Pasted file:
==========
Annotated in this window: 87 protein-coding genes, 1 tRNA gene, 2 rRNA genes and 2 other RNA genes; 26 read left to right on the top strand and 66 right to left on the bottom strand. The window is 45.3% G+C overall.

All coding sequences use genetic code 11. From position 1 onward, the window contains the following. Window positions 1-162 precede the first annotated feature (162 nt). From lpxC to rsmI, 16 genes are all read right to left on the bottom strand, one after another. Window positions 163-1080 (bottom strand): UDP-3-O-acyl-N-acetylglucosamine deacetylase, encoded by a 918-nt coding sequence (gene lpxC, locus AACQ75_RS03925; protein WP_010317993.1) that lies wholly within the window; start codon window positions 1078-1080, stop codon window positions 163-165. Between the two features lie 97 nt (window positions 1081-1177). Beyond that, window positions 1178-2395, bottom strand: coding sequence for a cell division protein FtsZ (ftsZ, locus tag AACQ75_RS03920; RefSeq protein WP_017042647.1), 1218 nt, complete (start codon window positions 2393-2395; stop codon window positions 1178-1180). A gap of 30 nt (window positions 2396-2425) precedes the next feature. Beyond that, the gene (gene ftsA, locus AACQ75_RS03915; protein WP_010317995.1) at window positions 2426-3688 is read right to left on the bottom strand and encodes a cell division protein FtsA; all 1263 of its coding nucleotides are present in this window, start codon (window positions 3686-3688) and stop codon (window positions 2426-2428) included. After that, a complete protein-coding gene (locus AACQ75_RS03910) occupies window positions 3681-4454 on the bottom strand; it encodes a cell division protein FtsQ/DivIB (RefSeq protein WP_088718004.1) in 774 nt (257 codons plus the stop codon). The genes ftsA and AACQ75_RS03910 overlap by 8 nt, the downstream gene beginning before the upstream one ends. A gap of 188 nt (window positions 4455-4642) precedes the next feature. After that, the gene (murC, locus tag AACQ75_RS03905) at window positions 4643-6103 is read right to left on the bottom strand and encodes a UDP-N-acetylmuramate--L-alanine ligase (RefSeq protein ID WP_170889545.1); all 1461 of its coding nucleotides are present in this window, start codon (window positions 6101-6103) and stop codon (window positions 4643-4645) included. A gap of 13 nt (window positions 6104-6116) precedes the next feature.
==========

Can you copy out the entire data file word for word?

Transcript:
Annotated in this window: 87 protein-coding genes, 1 tRNA gene, 2 rRNA genes and 2 other RNA genes; 26 read left to right on the top strand and 66 right to left on the bottom strand. The window is 45.3% G+C overall.

All coding sequences use genetic code 11. From position 1 onward, the window contains the following. Window positions 1-162 precede the first annotated feature (162 nt). From lpxC to rsmI, 16 genes are all read right to left on the bottom strand, one after another. Window positions 163-1080 (bottom strand): UDP-3-O-acyl-N-acetylglucosamine deacetylase, encoded by a 918-nt coding sequence (gene lpxC, locus AACQ75_RS03925; protein WP_010317993.1) that lies wholly within the window; start codon window positions 1078-1080, stop codon window positions 163-165. Between the two features lie 97 nt (window positions 1081-1177). Beyond that, window positions 1178-2395, bottom strand: coding sequence for a cell division protein FtsZ (ftsZ, locus tag AACQ75_RS03920; RefSeq protein WP_017042647.1), 1218 nt, complete (start codon window positions 2393-2395; stop codon window positions 1178-1180). A gap of 30 nt (window positions 2396-2425) precedes the next feature. Beyond that, the gene (gene ftsA, locus AACQ75_RS03915; protein WP_010317995.1) at window positions 2426-3688 is read right to left on the bottom strand and encodes a cell division protein FtsA; all 1263 of its coding nucleotides are present in this window, start codon (window positions 3686-3688) and stop codon (window positions 2426-2428) included. After that, a complete protein-coding gene (locus AACQ75_RS03910) occupies window positions 3681-4454 on the bottom strand; it encodes a cell division protein FtsQ/DivIB (RefSeq protein WP_088718004.1) in 774 nt (257 codons plus the stop codon). The genes ftsA and AACQ75_RS03910 overlap by 8 nt, the downstream gene beginning before the upstream one ends. A gap of 188 nt (window positions 4455-4642) precedes the next feature. After that, the gene (murC, locus tag AACQ75_RS03905) at window positions 4643-6103 is read right to left on the bottom strand and encodes a UDP-N-acetylmuramate--L-alanine ligase (RefSeq protein ID WP_170889545.1); all 1461 of its coding nucleotides are present in this window, start codon (window positions 6101-6103) and stop codon (window positions 4643-4645) included. A gap of 13 nt (window positions 6104-6116) precedes the next feature.